Laura's Reviews > Uglies

Uglies by Scott Westerfeld
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's review
Jul 27, 2009

really liked it
bookshelves: scifi, boys, ya
Read in March, 2008

Uglies is the first part of a trilogy of young adult science fiction novels. Set in a futuristic society where at age 16, everyone gets cosmetic surgery to become a Pretty, a perfect, young specimen of beauty.

In Uglies, Tally Youngblood is 15 and anxiously awaiting her 16th birthday to be turned Pretty. Her best friend Peris has already had the operation and been sent to New Prettytown, a decadent city of endless shallow pleasure and partying for new Pretties. In her loneliness, Tally befriends Shay, a fun and rebellious ugly girl who is also just shy of turning 16 and Pretty. Unlike Tally and the rest of society, Shay is reluctant to be turned pretty; to look like everyone else. Shay tries to convince Tally to run away to a place called The Smoke, a rebel community where people live off the land and forgo the operation, remaining natural, and therefore “ugly,” for life. Tally rejects the idea, but finds herself the subject of some intense government investigation when Shay disappears. Tally is blackmailed into going after Shay and revealing the location of the fabled Smoke to the government’s toughest and meanest police agents, Special Circumstances. Remarkably, Tally journeys on a wild adventure to seek out Shay and the Smoke; to betray them. When she finds what she’s looking for, things grow more complicated as Tally begins to think beyond the laws of her society and becomes conflicted on whether or not life in her city, with its Pretty operation, really is the utopia she once thought it would be.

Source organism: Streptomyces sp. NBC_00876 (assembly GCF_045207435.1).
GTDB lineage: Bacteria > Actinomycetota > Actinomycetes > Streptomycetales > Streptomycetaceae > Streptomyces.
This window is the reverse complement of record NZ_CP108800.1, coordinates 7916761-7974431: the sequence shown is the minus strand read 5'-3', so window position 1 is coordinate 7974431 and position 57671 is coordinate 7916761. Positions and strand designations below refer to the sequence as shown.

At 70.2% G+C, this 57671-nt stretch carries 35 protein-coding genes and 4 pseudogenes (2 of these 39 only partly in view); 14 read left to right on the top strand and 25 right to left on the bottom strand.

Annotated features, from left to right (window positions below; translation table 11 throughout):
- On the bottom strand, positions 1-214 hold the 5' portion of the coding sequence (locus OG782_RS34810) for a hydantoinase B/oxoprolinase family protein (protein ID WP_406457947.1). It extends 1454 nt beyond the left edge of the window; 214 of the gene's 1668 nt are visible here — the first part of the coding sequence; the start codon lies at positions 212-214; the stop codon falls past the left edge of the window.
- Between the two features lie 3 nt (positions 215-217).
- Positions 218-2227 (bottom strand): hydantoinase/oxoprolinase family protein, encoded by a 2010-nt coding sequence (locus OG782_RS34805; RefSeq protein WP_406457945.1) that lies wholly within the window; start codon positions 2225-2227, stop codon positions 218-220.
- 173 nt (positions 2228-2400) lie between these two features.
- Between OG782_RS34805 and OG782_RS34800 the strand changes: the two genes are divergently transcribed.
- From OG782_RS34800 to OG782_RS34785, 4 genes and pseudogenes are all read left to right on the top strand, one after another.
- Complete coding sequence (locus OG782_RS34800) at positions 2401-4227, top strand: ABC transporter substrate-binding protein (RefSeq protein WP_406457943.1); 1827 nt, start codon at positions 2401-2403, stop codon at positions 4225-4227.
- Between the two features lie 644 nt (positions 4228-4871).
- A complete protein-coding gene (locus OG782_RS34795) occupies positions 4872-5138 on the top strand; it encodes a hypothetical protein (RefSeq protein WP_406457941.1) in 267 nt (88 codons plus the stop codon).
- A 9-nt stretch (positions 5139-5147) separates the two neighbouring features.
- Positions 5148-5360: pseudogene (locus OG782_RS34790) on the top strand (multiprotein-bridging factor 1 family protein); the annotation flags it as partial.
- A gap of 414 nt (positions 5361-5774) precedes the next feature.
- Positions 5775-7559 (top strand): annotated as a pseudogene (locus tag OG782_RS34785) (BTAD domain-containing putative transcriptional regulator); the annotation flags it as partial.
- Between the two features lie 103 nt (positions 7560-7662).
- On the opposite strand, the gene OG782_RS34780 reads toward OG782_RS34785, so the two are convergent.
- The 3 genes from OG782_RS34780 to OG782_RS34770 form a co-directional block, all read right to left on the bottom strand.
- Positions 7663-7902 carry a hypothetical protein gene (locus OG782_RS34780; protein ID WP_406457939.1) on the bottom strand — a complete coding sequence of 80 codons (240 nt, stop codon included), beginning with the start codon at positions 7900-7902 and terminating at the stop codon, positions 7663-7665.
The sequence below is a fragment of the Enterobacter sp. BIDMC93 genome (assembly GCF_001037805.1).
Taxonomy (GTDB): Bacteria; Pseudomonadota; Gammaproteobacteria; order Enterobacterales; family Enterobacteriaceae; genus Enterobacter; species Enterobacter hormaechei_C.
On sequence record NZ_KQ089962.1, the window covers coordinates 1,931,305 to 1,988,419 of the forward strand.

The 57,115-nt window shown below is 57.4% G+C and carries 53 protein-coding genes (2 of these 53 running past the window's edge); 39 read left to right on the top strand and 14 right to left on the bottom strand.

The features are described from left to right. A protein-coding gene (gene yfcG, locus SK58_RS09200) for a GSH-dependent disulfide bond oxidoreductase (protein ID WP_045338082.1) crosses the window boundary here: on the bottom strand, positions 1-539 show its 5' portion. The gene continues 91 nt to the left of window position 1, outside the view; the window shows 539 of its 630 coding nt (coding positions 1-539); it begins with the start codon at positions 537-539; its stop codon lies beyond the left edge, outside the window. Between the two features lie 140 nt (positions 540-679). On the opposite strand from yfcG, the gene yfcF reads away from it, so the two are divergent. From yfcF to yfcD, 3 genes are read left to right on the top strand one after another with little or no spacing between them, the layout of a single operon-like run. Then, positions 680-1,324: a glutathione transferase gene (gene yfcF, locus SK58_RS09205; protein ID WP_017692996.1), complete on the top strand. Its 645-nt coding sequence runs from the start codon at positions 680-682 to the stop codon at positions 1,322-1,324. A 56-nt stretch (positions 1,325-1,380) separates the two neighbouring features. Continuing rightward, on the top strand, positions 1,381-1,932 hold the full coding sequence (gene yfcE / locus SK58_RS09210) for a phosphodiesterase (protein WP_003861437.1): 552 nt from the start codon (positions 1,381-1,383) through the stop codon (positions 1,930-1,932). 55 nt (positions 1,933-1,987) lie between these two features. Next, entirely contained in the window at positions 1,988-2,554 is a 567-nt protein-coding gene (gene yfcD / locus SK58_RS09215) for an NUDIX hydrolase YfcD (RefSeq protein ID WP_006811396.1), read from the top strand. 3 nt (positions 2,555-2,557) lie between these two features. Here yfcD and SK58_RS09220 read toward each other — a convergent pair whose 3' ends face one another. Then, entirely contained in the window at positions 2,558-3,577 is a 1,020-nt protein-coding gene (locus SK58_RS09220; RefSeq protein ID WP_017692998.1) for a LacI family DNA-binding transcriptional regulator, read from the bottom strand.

Uglies is a compelling young adult book in that in combines the right elements of fun and adventure with a thought provoking premise to keep readers engaged. The very first sentence of the book references back to the classic cyberpunk novel Neuromancer, which is sort of a good way to think about Westerfield’s trilogy. It’s cyberpunk for teens, with as much imagination and contemplation on society standards of today, interpreted through a complex dystopia. The book has the unique position of a young adult book that is tame enough for younger teens (and advanced tweens), but interesting enough for older teens and even adults (such as your’s truly!). Of course, as part one of a trilogy, Uglies leaves the reader on a cliff hanger, ready to pick up the next book in the series, Pretties.

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